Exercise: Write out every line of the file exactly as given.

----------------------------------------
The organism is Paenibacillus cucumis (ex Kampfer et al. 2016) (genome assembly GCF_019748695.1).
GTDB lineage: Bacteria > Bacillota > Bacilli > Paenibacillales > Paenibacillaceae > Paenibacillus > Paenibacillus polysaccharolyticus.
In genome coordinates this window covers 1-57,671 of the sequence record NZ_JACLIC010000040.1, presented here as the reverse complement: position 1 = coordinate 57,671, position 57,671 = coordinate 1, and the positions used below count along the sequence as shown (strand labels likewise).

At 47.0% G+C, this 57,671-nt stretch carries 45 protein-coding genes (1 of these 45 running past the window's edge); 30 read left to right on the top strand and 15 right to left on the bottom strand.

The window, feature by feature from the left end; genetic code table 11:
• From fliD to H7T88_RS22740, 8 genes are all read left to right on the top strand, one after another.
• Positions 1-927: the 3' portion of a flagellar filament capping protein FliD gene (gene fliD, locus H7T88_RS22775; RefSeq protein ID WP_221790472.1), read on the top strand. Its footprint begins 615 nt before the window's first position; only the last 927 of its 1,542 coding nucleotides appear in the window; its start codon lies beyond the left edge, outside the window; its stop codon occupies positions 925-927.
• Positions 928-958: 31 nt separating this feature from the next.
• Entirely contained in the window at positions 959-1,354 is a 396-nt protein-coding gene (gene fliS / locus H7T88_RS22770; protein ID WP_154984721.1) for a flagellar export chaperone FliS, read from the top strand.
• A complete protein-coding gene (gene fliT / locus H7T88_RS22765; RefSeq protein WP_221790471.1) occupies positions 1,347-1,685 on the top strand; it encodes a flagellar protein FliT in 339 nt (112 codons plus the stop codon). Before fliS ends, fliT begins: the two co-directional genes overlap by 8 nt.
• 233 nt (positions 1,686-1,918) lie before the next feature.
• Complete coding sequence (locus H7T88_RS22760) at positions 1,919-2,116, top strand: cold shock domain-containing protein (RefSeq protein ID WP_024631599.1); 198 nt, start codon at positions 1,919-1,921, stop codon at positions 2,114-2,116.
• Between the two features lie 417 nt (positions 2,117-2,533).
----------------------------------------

The organism is Paenibacillus cucumis (ex Kampfer et al. 2016) (genome assembly GCF_019748695.1).
GTDB lineage: Bacteria > Bacillota > Bacilli > Paenibacillales > Paenibacillaceae > Paenibacillus > Paenibacillus polysaccharolyticus.
In genome coordinates this window covers 1-57,671 of the sequence record NZ_JACLIC010000040.1, presented here as the reverse complement: position 1 = coordinate 57,671, position 57,671 = coordinate 1, and the positions used below count along the sequence as shown (strand labels likewise).

At 47.0% G+C, this 57,671-nt stretch carries 45 protein-coding genes (1 of these 45 running past the window's edge); 30 read left to right on the top strand and 15 right to left on the bottom strand.

The window, feature by feature from the left end; genetic code table 11:
• From fliD to H7T88_RS22740, 8 genes are all read left to right on the top strand, one after another.
• Positions 1-927: the 3' portion of a flagellar filament capping protein FliD gene (gene fliD, locus H7T88_RS22775; RefSeq protein ID WP_221790472.1), read on the top strand. Its footprint begins 615 nt before the window's first position; only the last 927 of its 1,542 coding nucleotides appear in the window; its start codon lies beyond the left edge, outside the window; its stop codon occupies positions 925-927.
• Positions 928-958: 31 nt separating this feature from the next.
• Entirely contained in the window at positions 959-1,354 is a 396-nt protein-coding gene (gene fliS / locus H7T88_RS22770; protein ID WP_154984721.1) for a flagellar export chaperone FliS, read from the top strand.
• A complete protein-coding gene (gene fliT / locus H7T88_RS22765; RefSeq protein WP_221790471.1) occupies positions 1,347-1,685 on the top strand; it encodes a flagellar protein FliT in 339 nt (112 codons plus the stop codon). Before fliS ends, fliT begins: the two co-directional genes overlap by 8 nt.
• 233 nt (positions 1,686-1,918) lie before the next feature.
• Complete coding sequence (locus H7T88_RS22760) at positions 1,919-2,116, top strand: cold shock domain-containing protein (RefSeq protein ID WP_024631599.1); 198 nt, start codon at positions 1,919-1,921, stop codon at positions 2,114-2,116.
• Between the two features lie 417 nt (positions 2,117-2,533).